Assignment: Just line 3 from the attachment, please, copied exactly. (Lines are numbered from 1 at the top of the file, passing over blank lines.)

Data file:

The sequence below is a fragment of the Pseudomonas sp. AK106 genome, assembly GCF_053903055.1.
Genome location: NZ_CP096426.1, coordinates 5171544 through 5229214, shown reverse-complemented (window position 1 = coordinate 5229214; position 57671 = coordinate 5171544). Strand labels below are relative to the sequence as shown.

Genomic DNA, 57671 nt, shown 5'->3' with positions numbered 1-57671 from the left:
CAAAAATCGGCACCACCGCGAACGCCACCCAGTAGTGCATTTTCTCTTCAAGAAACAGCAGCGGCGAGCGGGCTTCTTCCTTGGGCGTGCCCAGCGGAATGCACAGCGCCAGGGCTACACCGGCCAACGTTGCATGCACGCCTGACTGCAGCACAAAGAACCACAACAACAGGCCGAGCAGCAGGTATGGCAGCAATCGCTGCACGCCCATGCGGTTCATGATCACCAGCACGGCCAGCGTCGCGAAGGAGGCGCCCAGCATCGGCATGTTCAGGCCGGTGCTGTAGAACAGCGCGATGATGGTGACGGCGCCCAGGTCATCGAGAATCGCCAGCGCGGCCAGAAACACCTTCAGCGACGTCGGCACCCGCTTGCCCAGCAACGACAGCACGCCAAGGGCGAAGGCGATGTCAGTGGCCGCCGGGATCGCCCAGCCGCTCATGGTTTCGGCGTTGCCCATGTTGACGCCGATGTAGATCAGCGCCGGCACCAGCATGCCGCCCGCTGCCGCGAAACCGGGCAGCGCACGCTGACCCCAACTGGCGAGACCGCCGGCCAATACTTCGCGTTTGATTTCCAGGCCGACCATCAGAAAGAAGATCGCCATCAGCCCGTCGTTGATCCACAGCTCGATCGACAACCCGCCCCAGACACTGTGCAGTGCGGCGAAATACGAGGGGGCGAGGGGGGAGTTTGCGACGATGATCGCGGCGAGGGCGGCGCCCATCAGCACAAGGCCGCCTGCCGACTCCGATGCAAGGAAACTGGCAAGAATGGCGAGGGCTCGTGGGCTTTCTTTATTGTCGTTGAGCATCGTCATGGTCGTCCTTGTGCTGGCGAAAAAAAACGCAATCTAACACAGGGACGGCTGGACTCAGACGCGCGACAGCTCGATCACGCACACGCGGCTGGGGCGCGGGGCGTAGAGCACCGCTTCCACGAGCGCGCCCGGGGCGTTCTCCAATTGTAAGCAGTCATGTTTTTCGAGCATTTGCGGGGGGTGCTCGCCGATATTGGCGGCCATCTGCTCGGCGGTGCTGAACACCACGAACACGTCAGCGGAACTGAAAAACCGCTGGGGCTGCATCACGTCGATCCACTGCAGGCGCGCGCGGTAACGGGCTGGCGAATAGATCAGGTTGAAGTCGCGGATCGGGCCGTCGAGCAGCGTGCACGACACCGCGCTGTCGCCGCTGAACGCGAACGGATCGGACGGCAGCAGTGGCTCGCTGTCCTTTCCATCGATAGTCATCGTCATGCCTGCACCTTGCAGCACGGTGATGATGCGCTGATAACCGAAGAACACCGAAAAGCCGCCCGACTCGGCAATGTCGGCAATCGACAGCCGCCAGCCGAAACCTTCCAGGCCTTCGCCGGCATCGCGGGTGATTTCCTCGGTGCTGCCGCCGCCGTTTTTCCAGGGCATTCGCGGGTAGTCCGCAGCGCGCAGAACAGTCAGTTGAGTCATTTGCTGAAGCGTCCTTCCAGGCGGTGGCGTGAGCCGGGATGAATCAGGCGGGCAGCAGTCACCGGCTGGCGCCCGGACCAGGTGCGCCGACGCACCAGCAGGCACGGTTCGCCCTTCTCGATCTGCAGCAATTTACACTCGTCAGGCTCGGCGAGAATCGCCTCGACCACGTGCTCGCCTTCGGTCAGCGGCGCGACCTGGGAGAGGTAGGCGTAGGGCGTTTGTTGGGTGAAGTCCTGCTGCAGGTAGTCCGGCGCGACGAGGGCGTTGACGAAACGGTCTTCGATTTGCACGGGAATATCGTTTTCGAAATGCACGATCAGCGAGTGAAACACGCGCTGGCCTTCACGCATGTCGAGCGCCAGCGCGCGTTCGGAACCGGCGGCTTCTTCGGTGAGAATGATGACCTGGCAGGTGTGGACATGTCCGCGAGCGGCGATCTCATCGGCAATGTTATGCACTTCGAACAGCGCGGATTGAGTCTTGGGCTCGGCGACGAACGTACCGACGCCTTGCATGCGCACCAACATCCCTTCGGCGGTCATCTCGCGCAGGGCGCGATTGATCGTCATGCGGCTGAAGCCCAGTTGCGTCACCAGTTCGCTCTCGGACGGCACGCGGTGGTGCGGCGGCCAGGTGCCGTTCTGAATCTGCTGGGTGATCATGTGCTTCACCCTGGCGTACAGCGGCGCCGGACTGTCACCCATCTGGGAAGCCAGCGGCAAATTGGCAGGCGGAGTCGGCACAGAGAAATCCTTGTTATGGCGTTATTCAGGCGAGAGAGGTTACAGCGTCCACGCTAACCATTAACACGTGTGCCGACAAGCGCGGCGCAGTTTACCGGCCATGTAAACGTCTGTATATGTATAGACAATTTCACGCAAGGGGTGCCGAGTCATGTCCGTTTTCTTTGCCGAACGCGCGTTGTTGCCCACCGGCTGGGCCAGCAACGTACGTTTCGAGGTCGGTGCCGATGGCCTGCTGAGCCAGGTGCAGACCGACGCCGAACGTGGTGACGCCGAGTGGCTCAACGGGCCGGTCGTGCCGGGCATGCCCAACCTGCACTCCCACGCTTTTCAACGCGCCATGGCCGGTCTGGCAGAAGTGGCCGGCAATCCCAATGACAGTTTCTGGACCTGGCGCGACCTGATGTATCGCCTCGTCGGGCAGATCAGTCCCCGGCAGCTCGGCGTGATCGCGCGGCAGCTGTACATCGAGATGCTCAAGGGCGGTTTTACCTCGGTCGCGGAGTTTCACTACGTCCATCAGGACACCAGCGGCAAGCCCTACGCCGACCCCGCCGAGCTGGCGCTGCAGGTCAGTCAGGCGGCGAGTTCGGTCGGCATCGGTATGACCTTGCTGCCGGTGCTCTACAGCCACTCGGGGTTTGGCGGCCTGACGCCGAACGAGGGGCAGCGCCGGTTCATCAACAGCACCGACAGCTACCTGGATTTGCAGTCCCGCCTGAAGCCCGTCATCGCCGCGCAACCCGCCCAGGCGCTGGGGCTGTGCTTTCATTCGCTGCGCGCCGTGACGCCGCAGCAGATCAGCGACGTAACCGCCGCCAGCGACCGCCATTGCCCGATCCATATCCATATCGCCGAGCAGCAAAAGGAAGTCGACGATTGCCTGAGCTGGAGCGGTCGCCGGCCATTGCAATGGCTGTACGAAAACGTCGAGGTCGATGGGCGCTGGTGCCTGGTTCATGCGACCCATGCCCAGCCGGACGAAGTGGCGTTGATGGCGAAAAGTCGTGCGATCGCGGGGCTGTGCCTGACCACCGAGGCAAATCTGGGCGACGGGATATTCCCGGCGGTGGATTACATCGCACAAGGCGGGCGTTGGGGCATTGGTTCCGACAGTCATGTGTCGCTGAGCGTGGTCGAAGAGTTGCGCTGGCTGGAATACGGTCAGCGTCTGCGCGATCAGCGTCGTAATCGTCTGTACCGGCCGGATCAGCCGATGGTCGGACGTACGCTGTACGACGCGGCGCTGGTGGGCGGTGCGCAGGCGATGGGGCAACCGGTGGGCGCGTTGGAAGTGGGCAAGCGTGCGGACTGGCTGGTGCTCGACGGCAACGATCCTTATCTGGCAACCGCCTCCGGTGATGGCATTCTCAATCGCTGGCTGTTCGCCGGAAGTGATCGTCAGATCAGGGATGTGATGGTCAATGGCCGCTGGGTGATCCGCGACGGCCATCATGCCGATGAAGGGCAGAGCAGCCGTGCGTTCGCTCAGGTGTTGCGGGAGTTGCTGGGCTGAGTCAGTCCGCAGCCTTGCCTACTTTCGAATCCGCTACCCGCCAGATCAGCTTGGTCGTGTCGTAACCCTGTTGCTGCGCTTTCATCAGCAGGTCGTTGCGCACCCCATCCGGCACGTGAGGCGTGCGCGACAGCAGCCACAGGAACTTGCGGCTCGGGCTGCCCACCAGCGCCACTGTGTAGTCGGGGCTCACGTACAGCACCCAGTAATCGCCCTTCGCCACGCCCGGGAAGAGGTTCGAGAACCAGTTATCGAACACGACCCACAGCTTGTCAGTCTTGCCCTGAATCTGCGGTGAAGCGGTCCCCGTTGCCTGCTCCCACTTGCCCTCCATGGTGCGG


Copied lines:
Genomic DNA, 57671 nt, shown 5'->3' with positions numbered 1-57671 from the left: